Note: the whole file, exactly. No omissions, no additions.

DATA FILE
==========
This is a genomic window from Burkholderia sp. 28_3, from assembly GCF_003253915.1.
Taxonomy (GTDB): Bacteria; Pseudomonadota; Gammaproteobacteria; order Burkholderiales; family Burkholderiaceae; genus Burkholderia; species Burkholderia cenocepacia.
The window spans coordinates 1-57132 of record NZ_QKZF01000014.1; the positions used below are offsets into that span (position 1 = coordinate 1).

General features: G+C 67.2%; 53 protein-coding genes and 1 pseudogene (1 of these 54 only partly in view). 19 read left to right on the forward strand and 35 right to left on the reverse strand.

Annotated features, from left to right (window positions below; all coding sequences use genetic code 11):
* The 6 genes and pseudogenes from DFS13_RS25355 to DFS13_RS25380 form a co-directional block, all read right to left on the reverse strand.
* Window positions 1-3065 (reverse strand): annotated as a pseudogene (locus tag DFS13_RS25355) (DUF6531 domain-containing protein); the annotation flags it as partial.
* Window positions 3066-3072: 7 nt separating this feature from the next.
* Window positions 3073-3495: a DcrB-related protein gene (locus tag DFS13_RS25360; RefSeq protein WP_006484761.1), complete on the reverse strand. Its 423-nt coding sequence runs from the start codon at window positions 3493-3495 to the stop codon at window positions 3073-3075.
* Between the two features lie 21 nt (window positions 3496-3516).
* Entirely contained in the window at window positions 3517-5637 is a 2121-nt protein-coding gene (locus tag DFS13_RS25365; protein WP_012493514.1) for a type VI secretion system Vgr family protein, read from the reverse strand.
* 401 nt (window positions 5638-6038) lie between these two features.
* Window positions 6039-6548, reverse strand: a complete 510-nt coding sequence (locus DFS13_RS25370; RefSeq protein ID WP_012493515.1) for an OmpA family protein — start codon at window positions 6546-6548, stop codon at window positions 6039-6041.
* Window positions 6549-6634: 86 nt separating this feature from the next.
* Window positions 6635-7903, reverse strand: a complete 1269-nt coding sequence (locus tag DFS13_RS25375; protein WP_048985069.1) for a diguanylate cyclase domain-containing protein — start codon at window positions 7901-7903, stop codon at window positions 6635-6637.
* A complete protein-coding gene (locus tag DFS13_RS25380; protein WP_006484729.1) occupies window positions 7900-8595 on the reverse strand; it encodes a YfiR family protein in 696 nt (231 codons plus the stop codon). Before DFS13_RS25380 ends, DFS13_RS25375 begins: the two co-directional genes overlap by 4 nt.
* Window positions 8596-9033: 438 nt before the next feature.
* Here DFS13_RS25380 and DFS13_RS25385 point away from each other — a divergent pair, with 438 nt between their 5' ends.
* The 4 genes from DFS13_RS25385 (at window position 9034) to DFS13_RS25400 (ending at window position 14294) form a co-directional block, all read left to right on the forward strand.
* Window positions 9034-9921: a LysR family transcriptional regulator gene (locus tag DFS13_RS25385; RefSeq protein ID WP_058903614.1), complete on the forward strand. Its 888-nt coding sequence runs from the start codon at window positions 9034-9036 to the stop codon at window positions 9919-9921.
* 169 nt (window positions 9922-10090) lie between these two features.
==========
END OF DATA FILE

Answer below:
This is a genomic window from Burkholderia sp. 28_3, from assembly GCF_003253915.1.
Taxonomy (GTDB): Bacteria; Pseudomonadota; Gammaproteobacteria; order Burkholderiales; family Burkholderiaceae; genus Burkholderia; species Burkholderia cenocepacia.
The window spans coordinates 1-57132 of record NZ_QKZF01000014.1; the positions used below are offsets into that span (position 1 = coordinate 1).

General features: G+C 67.2%; 53 protein-coding genes and 1 pseudogene (1 of these 54 only partly in view). 19 read left to right on the forward strand and 35 right to left on the reverse strand.

Annotated features, from left to right (window positions below; all coding sequences use genetic code 11):
* The 6 genes and pseudogenes from DFS13_RS25355 to DFS13_RS25380 form a co-directional block, all read right to left on the reverse strand.
* Window positions 1-3065 (reverse strand): annotated as a pseudogene (locus tag DFS13_RS25355) (DUF6531 domain-containing protein); the annotation flags it as partial.
* Window positions 3066-3072: 7 nt separating this feature from the next.
* Window positions 3073-3495: a DcrB-related protein gene (locus tag DFS13_RS25360; RefSeq protein WP_006484761.1), complete on the reverse strand. Its 423-nt coding sequence runs from the start codon at window positions 3493-3495 to the stop codon at window positions 3073-3075.
* Between the two features lie 21 nt (window positions 3496-3516).
* Entirely contained in the window at window positions 3517-5637 is a 2121-nt protein-coding gene (locus tag DFS13_RS25365; protein WP_012493514.1) for a type VI secretion system Vgr family protein, read from the reverse strand.
* 401 nt (window positions 5638-6038) lie between these two features.
* Window positions 6039-6548, reverse strand: a complete 510-nt coding sequence (locus DFS13_RS25370; RefSeq protein ID WP_012493515.1) for an OmpA family protein — start codon at window positions 6546-6548, stop codon at window positions 6039-6041.
* Window positions 6549-6634: 86 nt separating this feature from the next.
* Window positions 6635-7903, reverse strand: a complete 1269-nt coding sequence (locus tag DFS13_RS25375; protein WP_048985069.1) for a diguanylate cyclase domain-containing protein — start codon at window positions 7901-7903, stop codon at window positions 6635-6637.
* A complete protein-coding gene (locus tag DFS13_RS25380; protein WP_006484729.1) occupies window positions 7900-8595 on the reverse strand; it encodes a YfiR family protein in 696 nt (231 codons plus the stop codon). Before DFS13_RS25380 ends, DFS13_RS25375 begins: the two co-directional genes overlap by 4 nt.
* Window positions 8596-9033: 438 nt before the next feature.
* Here DFS13_RS25380 and DFS13_RS25385 point away from each other — a divergent pair, with 438 nt between their 5' ends.
* The 4 genes from DFS13_RS25385 (at window position 9034) to DFS13_RS25400 (ending at window position 14294) form a co-directional block, all read left to right on the forward strand.
* Window positions 9034-9921: a LysR family transcriptional regulator gene (locus tag DFS13_RS25385; RefSeq protein ID WP_058903614.1), complete on the forward strand. Its 888-nt coding sequence runs from the start codon at window positions 9034-9036 to the stop codon at window positions 9919-9921.
* 169 nt (window positions 9922-10090) lie between these two features.